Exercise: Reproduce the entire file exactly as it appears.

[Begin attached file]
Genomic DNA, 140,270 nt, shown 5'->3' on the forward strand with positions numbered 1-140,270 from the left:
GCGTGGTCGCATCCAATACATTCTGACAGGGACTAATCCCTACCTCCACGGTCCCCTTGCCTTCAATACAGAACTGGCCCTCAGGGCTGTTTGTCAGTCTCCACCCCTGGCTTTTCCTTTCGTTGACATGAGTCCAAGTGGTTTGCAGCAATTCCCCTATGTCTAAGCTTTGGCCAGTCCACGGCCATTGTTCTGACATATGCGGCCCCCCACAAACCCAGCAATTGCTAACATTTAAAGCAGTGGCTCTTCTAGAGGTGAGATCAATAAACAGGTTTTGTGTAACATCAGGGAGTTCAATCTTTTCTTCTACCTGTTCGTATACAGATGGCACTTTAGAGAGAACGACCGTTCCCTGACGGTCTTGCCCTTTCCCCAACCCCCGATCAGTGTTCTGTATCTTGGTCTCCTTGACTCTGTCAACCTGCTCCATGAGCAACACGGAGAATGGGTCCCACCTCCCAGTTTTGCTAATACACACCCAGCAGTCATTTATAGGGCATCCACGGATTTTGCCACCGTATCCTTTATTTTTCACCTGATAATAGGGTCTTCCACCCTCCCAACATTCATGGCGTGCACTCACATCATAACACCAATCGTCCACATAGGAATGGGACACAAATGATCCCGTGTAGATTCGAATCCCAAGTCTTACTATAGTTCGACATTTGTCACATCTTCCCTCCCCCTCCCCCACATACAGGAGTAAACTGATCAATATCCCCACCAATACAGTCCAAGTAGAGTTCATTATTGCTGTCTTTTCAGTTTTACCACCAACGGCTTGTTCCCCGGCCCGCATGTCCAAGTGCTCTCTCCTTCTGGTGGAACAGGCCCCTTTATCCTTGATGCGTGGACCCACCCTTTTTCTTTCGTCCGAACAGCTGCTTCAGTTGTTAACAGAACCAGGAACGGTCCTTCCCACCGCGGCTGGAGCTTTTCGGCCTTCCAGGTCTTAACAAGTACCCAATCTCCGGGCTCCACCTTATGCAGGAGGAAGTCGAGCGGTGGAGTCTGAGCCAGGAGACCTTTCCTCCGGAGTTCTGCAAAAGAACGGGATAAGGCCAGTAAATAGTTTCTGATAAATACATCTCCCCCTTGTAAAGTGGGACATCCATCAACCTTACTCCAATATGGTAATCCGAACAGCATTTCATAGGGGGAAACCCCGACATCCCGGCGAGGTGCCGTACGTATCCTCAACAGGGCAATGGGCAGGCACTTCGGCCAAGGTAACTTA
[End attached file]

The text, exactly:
Genomic DNA, 140,270 nt, shown 5'->3' on the forward strand with positions numbered 1-140,270 from the left:
GCGTGGTCGCATCCAATACATTCTGACAGGGACTAATCCCTACCTCCACGGTCCCCTTGCCTTCAATACAGAACTGGCCCTCAGGGCTGTTTGTCAGTCTCCACCCCTGGCTTTTCCTTTCGTTGACATGAGTCCAAGTGGTTTGCAGCAATTCCCCTATGTCTAAGCTTTGGCCAGTCCACGGCCATTGTTCTGACATATGCGGCCCCCCACAAACCCAGCAATTGCTAACATTTAAAGCAGTGGCTCTTCTAGAGGTGAGATCAATAAACAGGTTTTGTGTAACATCAGGGAGTTCAATCTTTTCTTCTACCTGTTCGTATACAGATGGCACTTTAGAGAGAACGACCGTTCCCTGACGGTCTTGCCCTTTCCCCAACCCCCGATCAGTGTTCTGTATCTTGGTCTCCTTGACTCTGTCAACCTGCTCCATGAGCAACACGGAGAATGGGTCCCACCTCCCAGTTTTGCTAATACACACCCAGCAGTCATTTATAGGGCATCCACGGATTTTGCCACCGTATCCTTTATTTTTCACCTGATAATAGGGTCTTCCACCCTCCCAACATTCATGGCGTGCACTCACATCATAACACCAATCGTCCACATAGGAATGGGACACAAATGATCCCGTGTAGATTCGAATCCCAAGTCTTACTATAGTTCGACATTTGTCACATCTTCCCTCCCCCTCCCCCACATACAGGAGTAAACTGATCAATATCCCCACCAATACAGTCCAAGTAGAGTTCATTATTGCTGTCTTTTCAGTTTTACCACCAACGGCTTGTTCCCCGGCCCGCATGTCCAAGTGCTCTCTCCTTCTGGTGGAACAGGCCCCTTTATCCTTGATGCGTGGACCCACCCTTTTTCTTTCGTCCGAACAGCTGCTTCAGTTGTTAACAGAACCAGGAACGGTCCTTCCCACCGCGGCTGGAGCTTTTCGGCCTTCCAGGTCTTAACAAGTACCCAATCTCCGGGCTCCACCTTATGCAGGAGGAAGTCGAGCGGTGGAGTCTGAGCCAGGAGACCTTTCCTCCGGAGTTCTGCAAAAGAACGGGATAAGGCCAGTAAATAGTTTCTGATAAATACATCTCCCCCTTGTAAAGTGGGACATCCATCAACCTTACTCCAATATGGTAATCCGAACAGCATTTCATAGGGGGAAACCCCGACATCCCGGCGAGGTGCCGTACGTATCCTCAACAGGGCAATGGGCAGGCACTTCGGCCAAGGTAACTTA